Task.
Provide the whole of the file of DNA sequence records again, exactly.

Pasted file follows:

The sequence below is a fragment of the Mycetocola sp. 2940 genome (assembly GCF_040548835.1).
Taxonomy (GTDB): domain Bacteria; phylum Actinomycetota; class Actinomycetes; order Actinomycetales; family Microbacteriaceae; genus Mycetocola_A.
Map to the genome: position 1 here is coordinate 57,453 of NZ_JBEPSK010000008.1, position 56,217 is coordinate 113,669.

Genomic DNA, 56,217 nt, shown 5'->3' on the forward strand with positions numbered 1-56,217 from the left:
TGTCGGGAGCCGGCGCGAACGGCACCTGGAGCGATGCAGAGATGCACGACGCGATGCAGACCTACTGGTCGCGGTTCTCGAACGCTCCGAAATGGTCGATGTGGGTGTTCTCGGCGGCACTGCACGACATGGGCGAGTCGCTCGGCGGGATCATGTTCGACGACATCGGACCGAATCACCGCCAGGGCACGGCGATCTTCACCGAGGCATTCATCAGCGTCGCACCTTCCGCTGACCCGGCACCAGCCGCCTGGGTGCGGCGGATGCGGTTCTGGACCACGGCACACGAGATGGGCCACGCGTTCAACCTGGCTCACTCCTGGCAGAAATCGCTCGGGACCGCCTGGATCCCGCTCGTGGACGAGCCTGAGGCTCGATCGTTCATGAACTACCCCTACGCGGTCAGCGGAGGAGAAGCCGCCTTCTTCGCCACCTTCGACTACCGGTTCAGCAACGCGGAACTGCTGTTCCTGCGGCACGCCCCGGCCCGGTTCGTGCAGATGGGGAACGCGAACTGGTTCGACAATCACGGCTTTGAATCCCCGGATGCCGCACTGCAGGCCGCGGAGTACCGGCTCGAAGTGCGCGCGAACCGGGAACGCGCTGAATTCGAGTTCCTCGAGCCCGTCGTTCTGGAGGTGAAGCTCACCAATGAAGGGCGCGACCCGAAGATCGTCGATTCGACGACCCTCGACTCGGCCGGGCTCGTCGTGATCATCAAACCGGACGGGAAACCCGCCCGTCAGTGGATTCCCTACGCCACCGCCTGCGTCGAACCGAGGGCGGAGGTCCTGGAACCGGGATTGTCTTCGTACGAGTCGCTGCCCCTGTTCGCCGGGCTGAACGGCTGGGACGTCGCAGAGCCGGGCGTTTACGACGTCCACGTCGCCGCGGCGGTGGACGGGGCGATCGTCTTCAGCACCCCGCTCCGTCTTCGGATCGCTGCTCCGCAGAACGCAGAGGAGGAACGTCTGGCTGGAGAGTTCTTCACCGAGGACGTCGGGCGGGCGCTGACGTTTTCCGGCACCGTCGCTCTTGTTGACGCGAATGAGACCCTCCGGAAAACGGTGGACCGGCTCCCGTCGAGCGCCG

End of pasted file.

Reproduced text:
The sequence below is a fragment of the Mycetocola sp. 2940 genome (assembly GCF_040548835.1).
Taxonomy (GTDB): domain Bacteria; phylum Actinomycetota; class Actinomycetes; order Actinomycetales; family Microbacteriaceae; genus Mycetocola_A.
Map to the genome: position 1 here is coordinate 57,453 of NZ_JBEPSK010000008.1, position 56,217 is coordinate 113,669.

Genomic DNA, 56,217 nt, shown 5'->3' on the forward strand with positions numbered 1-56,217 from the left:
TGTCGGGAGCCGGCGCGAACGGCACCTGGAGCGATGCAGAGATGCACGACGCGATGCAGACCTACTGGTCGCGGTTCTCGAACGCTCCGAAATGGTCGATGTGGGTGTTCTCGGCGGCACTGCACGACATGGGCGAGTCGCTCGGCGGGATCATGTTCGACGACATCGGACCGAATCACCGCCAGGGCACGGCGATCTTCACCGAGGCATTCATCAGCGTCGCACCTTCCGCTGACCCGGCACCAGCCGCCTGGGTGCGGCGGATGCGGTTCTGGACCACGGCACACGAGATGGGCCACGCGTTCAACCTGGCTCACTCCTGGCAGAAATCGCTCGGGACCGCCTGGATCCCGCTCGTGGACGAGCCTGAGGCTCGATCGTTCATGAACTACCCCTACGCGGTCAGCGGAGGAGAAGCCGCCTTCTTCGCCACCTTCGACTACCGGTTCAGCAACGCGGAACTGCTGTTCCTGCGGCACGCCCCGGCCCGGTTCGTGCAGATGGGGAACGCGAACTGGTTCGACAATCACGGCTTTGAATCCCCGGATGCCGCACTGCAGGCCGCGGAGTACCGGCTCGAAGTGCGCGCGAACCGGGAACGCGCTGAATTCGAGTTCCTCGAGCCCGTCGTTCTGGAGGTGAAGCTCACCAATGAAGGGCGCGACCCGAAGATCGTCGATTCGACGACCCTCGACTCGGCCGGGCTCGTCGTGATCATCAAACCGGACGGGAAACCCGCCCGTCAGTGGATTCCCTACGCCACCGCCTGCGTCGAACCGAGGGCGGAGGTCCTGGAACCGGGATTGTCTTCGTACGAGTCGCTGCCCCTGTTCGCCGGGCTGAACGGCTGGGACGTCGCAGAGCCGGGCGTTTACGACGTCCACGTCGCCGCGGCGGTGGACGGGGCGATCGTCTTCAGCACCCCGCTCCGTCTTCGGATCGCTGCTCCGCAGAACGCAGAGGAGGAACGTCTGGCTGGAGAGTTCTTCACCGAGGACGTCGGGCGGGCGCTGACGTTTTCCGGCACCGTCGCTCTTGTTGACGCGAATGAGACCCTCCGGAAAACGGTGGACCGGCTCCCGTCGAGCGCCG